Two years ago, Texas won a case blocking an immigration policy just one letter different from DACA. As it challenges the narrower, more popular program, Texas has come armed with the same legal arguments that succeeded last time around.
Jason Shoumaker, the law school's former facilities director, was arrested Thursday. The alleged fraud could involve "several million dollars of questionable expenses," a source familiar with the probe said.
A nurse from Katy is suing Customs and Border Protection after the agency took the cash from her last October and never charged her with a crime. Advocates say the case shows just how abusive the practice of civil asset forfeiture can be.
Nearly three years after his release from prison, Alfred Dewayne Brown is still trying to get state compensation for his years spent on Texas' death row. On Wednesday, Harris County District Attorney Kim Ogg announced an independent review of Brown's innocence claim.
San Jacinto County Judge John Lovett Jr. was suspended indefinitely by the state's judicial conduct commission after being indicted on three criminal charges. It looks like his alleged crimes may all have been for the sake of open government.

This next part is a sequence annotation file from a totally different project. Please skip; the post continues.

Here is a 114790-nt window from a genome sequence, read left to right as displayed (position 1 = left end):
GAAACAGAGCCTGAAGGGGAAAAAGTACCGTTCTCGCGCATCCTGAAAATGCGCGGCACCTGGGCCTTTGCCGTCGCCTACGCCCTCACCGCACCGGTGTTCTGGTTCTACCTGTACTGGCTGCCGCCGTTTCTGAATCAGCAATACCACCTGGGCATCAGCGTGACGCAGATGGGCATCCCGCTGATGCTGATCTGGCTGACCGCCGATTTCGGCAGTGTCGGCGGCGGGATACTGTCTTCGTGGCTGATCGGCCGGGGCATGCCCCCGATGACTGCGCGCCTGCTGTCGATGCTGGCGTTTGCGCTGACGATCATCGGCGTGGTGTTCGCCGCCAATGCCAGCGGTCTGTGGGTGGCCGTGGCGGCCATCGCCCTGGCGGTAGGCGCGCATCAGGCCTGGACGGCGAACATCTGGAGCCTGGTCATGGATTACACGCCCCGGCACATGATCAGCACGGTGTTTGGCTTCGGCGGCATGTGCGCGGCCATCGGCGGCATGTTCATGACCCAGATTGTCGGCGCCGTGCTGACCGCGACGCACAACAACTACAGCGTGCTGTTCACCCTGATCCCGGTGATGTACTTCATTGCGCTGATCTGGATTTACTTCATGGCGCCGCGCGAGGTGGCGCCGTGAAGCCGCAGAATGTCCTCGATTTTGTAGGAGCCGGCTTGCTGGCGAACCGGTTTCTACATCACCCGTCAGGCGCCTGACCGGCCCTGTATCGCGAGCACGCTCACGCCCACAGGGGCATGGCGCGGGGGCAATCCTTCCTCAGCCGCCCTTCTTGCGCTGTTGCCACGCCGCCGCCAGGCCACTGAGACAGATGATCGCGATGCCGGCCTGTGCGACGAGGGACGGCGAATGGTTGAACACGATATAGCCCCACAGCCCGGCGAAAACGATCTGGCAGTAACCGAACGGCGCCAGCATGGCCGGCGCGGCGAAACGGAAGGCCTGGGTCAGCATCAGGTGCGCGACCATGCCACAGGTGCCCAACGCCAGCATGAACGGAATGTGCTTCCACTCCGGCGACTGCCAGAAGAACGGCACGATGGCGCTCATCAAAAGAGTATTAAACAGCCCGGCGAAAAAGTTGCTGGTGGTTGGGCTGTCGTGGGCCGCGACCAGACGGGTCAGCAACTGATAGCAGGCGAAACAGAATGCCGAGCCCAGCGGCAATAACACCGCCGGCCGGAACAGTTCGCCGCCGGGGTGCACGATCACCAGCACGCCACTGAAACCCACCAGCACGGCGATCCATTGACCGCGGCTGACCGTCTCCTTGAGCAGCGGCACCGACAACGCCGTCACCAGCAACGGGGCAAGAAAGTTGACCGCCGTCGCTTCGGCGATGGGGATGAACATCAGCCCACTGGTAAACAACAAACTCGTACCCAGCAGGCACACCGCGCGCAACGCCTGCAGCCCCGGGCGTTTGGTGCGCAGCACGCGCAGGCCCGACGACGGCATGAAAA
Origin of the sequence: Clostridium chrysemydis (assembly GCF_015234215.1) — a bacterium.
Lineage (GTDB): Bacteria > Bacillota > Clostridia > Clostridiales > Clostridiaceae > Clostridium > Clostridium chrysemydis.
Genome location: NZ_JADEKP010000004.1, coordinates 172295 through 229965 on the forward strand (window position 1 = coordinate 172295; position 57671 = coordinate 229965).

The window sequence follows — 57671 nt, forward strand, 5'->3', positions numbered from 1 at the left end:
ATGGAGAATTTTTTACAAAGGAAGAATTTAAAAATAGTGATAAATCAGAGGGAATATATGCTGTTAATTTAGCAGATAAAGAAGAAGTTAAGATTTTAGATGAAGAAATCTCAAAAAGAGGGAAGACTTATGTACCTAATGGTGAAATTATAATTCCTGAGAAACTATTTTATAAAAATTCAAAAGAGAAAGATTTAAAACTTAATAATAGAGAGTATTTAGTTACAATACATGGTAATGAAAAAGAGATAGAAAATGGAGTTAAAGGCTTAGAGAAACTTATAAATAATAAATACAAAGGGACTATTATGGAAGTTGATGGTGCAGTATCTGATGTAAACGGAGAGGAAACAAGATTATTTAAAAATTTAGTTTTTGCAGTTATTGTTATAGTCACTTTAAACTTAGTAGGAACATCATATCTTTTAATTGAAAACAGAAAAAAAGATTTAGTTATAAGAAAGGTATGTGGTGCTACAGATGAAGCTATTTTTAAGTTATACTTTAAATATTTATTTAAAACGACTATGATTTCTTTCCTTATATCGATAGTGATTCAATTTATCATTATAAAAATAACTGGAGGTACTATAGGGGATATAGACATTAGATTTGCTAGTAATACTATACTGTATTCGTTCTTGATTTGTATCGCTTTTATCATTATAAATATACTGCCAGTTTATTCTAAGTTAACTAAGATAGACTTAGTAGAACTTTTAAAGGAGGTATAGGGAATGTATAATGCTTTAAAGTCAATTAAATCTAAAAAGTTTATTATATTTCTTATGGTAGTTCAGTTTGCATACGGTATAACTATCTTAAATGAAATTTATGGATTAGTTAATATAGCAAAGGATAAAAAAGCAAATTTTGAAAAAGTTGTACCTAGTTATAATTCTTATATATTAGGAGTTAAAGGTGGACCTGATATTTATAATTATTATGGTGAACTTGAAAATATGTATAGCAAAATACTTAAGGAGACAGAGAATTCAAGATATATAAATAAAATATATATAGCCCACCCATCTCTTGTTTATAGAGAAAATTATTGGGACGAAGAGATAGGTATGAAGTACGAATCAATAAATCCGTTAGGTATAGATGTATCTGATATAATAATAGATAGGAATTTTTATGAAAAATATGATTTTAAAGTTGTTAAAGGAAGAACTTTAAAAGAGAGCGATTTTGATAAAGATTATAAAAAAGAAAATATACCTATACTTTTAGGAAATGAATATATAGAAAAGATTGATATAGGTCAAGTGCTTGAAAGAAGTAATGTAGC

The state has given Travis County nearly $2 million to reform its indigent defense system. But a handful of Austin-area lawyers are still taking on far more cases than experts believe anyone could handle.
Andrew Oldham, a nominee for an influential federal appeals court, asserted during a U.S. Senate committee hearing Wednesday that the positions he took on behalf of Texas would not influence his work as a judge.
U.S. District Judge John D. Bates ruled Tuesday that the administration's decision to end the Deferred Action for Childhood Arrivals program was never fully explained and could not be justified. However, Bates did allow for a 90-day hold on his ruling “to afford [the Department of Homeland Security] an opportunity to better explain its view that DACA is unlawful.”